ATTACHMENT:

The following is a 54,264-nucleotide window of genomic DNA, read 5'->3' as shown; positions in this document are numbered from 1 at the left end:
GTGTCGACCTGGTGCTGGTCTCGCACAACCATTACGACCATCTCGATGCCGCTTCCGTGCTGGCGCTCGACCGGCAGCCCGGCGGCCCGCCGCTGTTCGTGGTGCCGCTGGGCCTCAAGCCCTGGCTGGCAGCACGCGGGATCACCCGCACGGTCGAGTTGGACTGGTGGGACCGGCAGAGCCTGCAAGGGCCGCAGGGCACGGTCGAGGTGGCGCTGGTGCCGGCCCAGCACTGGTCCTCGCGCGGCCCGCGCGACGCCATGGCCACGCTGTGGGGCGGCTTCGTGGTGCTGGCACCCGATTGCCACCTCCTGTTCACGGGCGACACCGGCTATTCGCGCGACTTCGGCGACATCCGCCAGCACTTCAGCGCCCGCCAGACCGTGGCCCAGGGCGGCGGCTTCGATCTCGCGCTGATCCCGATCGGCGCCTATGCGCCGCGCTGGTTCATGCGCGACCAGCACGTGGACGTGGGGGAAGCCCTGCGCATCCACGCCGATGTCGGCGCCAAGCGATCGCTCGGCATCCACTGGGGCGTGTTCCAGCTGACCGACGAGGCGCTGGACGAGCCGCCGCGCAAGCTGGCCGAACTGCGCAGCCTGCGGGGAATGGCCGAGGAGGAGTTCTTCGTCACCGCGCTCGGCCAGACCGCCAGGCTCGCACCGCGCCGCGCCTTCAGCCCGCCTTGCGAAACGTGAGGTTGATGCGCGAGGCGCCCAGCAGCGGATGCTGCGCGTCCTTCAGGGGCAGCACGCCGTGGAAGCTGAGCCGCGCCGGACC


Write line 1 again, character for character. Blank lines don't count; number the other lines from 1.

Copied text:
The following is a 54,264-nucleotide window of genomic DNA, read 5'->3' as shown; positions in this document are numbered from 1 at the left end: